"Our brothers, Louis and Ryan went to OPRF before us," Mary said. "We attended a lot of OPRF events to watch out brothers, and we got to know some teachers and become pretty familiar with the school."
Older brothers Louis (graduated) and Ryan (a junior) set the bar high. A National Merit Scholar at OPRF, Louis is currently attending the University of Southern California. He was awarded two college scholarships, the USC Thornton Faculty Award (music) and the USC Presidential Scholarship (academic). He is pursuing separate undergraduate degrees — a Bachelor of Music in guitar jazz performance and a Bachelor of Science in physics.
At OPRF, Louis dabbled in hockey before focusing on music. Ryan, on the other hand, has committed to play college hockey at Dartmouth. Playing for the Chicago Youth Americans in AAA hockey (the most competitive league for his age group with three teams each from Chicago and Detroit), he has eight goals and nine assists in 18 games for the CYA U18 team this season. Last year, he scored 27 goals and dished out 16 assists over 45 games with the CYA U16 squad.
Though far from finished academically and athletically at OPRF, his mind occasionally wanders to life in Hanover, N.H., playing hockey for the Big Green.
"Dartmouth has an amazing hockey program with a lot of history," he said, "and it provides me an opportunity to take advantage of a great education while still pursuing hockey. Playing at a school like Dartmouth could help me play at the next level, and I'll have a strong degree as a life foundation."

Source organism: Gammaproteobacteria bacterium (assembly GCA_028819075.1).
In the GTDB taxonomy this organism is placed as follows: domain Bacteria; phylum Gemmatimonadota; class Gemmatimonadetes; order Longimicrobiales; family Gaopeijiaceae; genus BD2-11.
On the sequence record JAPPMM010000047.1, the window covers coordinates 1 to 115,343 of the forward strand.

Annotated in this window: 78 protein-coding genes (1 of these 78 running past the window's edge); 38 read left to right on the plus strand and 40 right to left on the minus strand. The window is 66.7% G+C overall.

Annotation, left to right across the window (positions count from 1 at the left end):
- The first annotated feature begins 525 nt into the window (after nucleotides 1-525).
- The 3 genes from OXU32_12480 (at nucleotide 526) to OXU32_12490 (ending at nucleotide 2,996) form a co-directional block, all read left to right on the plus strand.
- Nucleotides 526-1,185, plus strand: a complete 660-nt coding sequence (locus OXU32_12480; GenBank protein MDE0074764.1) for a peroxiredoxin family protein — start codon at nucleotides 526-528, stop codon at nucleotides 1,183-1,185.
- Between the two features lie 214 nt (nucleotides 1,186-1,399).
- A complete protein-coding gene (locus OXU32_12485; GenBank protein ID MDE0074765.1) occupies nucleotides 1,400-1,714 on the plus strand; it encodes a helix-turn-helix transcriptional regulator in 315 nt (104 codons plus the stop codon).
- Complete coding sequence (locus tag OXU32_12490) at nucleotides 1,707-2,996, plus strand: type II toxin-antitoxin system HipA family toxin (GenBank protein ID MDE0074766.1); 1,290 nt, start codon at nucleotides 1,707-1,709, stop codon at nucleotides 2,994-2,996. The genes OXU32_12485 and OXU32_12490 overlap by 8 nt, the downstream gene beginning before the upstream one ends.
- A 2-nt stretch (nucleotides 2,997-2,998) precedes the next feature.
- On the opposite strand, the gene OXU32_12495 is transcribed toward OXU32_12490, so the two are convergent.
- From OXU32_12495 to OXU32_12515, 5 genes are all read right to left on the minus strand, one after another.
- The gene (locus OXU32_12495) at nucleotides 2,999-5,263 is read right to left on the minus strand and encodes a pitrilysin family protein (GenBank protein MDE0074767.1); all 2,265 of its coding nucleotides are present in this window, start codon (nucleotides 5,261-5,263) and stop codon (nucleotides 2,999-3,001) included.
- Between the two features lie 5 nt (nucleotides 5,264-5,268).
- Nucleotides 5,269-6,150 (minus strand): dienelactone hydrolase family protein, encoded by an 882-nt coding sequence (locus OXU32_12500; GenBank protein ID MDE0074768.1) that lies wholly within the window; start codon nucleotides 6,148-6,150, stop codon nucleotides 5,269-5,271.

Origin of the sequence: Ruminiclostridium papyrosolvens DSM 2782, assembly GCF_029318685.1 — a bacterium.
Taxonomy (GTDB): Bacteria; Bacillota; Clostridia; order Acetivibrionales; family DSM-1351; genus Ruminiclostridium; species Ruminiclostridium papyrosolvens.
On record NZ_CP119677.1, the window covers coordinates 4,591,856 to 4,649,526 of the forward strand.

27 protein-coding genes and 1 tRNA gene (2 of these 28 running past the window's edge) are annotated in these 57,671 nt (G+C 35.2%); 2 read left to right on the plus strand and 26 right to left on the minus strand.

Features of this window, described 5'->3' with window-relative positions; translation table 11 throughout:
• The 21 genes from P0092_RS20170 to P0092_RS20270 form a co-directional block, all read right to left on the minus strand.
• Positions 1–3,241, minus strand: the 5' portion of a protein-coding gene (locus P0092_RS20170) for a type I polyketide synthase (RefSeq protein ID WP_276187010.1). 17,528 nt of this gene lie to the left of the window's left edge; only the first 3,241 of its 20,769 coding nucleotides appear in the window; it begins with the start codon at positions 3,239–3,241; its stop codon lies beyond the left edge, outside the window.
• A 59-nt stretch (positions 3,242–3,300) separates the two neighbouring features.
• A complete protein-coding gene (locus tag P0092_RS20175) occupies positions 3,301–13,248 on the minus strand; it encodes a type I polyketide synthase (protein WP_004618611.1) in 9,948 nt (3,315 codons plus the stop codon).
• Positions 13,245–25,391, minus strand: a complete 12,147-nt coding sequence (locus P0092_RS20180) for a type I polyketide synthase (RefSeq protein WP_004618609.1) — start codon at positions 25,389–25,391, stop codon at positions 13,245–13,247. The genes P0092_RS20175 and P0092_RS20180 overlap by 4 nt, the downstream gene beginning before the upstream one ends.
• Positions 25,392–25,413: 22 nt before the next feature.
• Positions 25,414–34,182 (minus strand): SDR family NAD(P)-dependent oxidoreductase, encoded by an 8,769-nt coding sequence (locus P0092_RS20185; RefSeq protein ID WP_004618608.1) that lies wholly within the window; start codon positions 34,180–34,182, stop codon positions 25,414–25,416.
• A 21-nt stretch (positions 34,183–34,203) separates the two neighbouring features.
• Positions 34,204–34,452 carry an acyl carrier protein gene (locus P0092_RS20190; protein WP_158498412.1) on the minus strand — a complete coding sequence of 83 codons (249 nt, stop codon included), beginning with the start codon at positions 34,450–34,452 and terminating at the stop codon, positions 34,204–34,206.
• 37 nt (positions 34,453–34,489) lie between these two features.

While parents Bill and Julie are proud of their children's impressive achievements, they are happiest that all are engaged and committed to something.
"What's neat is that all of our kids have found something they are truly passionate about and they give it their all," said Julie, a former District 97 school board member. "They are passionate about sports and music, they take their schoolwork seriously, and they're good kids."
Then again, they set the example. Bill earned his MBA from the University of Chicago and started the company Peopleflo Manufacturing while Julie is a family physician who completed her undergraduate and medical school studies at Northwestern. Bill played basketball at Middlebury College in Connecticut. Julie is a New Trier alumna who played volleyball for the Trevians and still enjoys running 5K races.
Still, the Blankemeier sisters' dedication stands out.
"Hanna works so hard," Mary said. "Sometimes in running, I'm on my own, so watching her dedication for swimming inspires me. Being twins is a lot different than just being sisters. We're going through everything together at the same time and we know what the other feels."
Hanna adds, "Obviously, she is very outgoing and she lightens things up. I love Mary's spirit, and when I'm sad or feeling down, she always puts things in perspective."
Answer Book 2016